Wednesday, November 6, 2013

More Thoughts on Non-overlapping Magisteria

From guest blogger, Will. 

In this interview, , John Haught brings up a somewhat different interpretation of NOMA than we addressed in class, so I thought it might be useful to think about it. He says that NOMA, as described by Gould, implicitly precludes religion from making claims to truth. (He also brings up the idea that since science must make certain epistemological assumptions it exhibits some form of faith, but that’s not the main focus of this post.) It seems that Haught may slightly agree with some form of NOMA but he thinks it should extend to distinguishing the methodology and the valid ways of accessing truth that are specific to the two different magisteria, not just distinguish the subject matter or area of inquiry. He explicitly states that he doesn’t accept Gould’s separation of science and faith because the results of scientific inquiry are relevant to religious discourse. In my opinion this stance seems like it could be based on a misinterpretation of Gould, since NOMA doesn’t preclude scientific findings from being interpreted religiously - in fact it was the phenomenon of the Catholic church accepting and interpreting the theory of evolution that supposedly provided the motivation for the NOMA article in the first place. In my understanding Gould merely states that empirical questions should be answered with science and no attempts should be made to answer non-empirical questions with science. Perhaps Haught disagrees with even this formulation of NOMA, but I don’t think so, since it allows for faith to, as he says, “seek understanding” rationally since such a thing does necessarily require empirical questioning.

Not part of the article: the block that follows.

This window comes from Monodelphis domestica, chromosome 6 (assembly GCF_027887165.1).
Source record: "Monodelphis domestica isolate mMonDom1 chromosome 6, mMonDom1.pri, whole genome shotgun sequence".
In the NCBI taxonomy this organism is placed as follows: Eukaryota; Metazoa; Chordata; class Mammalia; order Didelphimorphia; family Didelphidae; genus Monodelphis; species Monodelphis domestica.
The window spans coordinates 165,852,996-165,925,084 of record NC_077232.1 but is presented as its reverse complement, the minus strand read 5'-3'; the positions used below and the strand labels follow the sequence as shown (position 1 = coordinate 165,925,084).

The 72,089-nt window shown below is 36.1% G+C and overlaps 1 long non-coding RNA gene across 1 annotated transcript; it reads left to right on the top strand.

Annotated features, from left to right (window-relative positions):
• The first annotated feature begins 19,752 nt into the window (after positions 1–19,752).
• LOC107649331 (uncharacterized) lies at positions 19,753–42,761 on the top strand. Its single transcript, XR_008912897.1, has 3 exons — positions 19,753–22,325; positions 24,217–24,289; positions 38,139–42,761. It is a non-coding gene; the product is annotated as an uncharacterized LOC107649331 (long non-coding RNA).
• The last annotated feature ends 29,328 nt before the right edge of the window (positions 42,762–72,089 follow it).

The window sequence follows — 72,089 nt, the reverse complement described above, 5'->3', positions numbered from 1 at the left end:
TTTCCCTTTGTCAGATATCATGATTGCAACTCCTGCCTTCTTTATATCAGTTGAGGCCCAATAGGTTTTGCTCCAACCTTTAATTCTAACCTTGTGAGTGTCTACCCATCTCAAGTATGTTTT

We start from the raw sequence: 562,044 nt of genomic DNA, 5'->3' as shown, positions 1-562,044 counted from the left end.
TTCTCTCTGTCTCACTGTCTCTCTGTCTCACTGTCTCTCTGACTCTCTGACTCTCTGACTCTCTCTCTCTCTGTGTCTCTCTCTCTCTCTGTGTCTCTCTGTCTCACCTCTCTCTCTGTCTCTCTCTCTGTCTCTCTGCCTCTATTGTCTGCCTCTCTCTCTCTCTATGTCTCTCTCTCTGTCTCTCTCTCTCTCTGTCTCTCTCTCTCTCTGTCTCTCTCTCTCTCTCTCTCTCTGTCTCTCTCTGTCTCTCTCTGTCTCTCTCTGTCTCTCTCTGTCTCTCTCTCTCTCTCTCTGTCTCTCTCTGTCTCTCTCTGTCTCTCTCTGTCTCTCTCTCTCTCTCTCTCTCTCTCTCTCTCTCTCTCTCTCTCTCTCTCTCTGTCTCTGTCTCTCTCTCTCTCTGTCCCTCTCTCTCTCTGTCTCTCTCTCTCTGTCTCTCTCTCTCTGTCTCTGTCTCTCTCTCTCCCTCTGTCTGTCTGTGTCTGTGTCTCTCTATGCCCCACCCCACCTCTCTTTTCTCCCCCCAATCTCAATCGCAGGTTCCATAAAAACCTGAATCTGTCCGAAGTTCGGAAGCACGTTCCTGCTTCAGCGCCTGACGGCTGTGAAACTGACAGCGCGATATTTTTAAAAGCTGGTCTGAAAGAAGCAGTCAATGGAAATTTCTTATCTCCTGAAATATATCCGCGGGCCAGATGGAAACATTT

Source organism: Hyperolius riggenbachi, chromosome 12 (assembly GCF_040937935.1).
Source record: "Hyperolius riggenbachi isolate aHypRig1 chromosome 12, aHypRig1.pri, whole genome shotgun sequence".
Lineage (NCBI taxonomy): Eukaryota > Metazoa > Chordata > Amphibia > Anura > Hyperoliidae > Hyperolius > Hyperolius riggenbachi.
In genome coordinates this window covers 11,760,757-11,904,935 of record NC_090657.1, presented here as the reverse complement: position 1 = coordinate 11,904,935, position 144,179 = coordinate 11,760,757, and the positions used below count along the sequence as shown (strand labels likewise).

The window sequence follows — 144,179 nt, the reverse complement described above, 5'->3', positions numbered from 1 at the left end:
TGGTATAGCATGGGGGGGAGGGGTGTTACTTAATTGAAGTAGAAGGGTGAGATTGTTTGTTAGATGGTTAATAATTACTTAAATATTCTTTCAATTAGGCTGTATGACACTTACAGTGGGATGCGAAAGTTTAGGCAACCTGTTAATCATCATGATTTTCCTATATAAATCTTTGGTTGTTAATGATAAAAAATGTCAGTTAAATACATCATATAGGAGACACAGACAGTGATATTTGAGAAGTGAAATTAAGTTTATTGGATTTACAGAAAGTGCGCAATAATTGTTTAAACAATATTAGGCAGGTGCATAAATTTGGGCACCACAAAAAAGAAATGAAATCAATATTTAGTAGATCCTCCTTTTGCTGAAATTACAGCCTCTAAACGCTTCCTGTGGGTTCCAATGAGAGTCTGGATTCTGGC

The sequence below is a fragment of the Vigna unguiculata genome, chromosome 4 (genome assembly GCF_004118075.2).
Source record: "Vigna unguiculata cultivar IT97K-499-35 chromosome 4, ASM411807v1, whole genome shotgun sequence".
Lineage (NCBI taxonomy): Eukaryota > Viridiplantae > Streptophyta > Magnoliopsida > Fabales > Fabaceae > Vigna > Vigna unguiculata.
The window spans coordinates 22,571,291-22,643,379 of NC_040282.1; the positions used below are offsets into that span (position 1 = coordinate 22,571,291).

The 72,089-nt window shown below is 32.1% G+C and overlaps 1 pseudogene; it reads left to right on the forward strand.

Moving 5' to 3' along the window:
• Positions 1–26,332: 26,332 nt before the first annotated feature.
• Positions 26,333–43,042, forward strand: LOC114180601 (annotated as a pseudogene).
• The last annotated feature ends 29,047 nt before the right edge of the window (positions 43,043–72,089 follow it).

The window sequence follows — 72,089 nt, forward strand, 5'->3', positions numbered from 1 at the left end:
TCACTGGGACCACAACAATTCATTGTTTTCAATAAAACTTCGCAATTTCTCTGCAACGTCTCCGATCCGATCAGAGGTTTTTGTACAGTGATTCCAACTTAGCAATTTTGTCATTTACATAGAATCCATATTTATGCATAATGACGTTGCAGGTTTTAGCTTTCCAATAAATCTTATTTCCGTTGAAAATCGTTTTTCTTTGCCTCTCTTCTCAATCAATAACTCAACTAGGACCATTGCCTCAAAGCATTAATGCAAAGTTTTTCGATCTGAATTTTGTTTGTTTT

In any case, Haught’s conception of the relationship between science and religion establishes that the scientific method is the appropriate means for scientific inquiries and faith, which he views as being more than unjustified belief and perhaps involving rational inquiry to some extent, is the appropriate means for religious inquiries. Do you think that this epistemological distinction can be justified? In other words, do you think that it is acceptable to have different definitions of how truth is accessed (and perhaps what truth is) depending on the specific area of inquiry?

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